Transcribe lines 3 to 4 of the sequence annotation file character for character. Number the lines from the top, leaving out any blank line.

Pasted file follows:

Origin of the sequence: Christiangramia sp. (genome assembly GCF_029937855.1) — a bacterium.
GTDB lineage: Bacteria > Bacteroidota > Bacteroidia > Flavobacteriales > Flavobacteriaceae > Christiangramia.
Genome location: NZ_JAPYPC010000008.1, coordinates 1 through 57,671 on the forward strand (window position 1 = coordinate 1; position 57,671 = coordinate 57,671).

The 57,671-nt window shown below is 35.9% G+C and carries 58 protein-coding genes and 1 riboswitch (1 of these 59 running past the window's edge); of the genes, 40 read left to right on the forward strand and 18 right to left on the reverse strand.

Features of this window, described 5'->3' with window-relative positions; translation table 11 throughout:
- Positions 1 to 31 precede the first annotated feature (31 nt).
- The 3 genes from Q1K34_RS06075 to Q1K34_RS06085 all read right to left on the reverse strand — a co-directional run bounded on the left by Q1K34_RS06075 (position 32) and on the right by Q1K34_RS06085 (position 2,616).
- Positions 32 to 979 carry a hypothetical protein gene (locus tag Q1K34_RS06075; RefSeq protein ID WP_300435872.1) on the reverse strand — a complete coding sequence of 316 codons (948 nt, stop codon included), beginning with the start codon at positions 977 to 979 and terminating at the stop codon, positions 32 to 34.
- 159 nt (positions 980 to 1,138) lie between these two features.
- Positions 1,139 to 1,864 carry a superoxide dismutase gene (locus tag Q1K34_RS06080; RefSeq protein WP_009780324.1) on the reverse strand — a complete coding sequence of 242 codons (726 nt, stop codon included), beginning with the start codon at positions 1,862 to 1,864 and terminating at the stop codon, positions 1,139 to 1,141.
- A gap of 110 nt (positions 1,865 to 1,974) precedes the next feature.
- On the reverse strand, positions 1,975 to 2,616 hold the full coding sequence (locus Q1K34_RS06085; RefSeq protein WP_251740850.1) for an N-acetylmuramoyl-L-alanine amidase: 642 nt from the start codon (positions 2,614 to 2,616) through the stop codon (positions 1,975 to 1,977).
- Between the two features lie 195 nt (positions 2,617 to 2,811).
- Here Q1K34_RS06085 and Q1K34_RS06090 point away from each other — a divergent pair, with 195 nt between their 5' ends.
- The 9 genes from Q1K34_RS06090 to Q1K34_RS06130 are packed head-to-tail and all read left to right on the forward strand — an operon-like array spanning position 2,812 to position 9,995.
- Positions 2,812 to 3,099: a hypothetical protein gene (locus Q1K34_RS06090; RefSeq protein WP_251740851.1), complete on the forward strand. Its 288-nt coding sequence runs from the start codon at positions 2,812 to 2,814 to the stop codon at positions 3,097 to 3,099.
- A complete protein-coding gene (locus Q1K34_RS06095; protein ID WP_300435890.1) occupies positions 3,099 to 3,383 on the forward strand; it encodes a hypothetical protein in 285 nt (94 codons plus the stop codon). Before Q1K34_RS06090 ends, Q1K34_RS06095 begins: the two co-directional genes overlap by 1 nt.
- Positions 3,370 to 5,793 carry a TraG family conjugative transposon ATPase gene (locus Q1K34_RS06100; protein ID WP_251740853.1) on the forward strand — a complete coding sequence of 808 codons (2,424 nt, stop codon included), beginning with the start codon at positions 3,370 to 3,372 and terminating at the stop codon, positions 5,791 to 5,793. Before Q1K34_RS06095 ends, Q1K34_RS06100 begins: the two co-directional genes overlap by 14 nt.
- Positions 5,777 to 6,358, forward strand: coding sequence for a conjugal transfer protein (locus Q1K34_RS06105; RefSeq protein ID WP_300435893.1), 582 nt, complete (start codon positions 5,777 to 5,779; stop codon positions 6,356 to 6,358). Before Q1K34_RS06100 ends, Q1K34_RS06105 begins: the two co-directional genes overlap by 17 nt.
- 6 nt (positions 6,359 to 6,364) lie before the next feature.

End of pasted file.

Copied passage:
Genome location: NZ_JAPYPC010000008.1, coordinates 1 through 57,671 on the forward strand (window position 1 = coordinate 1; position 57,671 = coordinate 57,671).

The 57,671-nt window shown below is 35.9% G+C and carries 58 protein-coding genes and 1 riboswitch (1 of these 59 running past the window's edge); of the genes, 40 read left to right on the forward strand and 18 right to left on the reverse strand.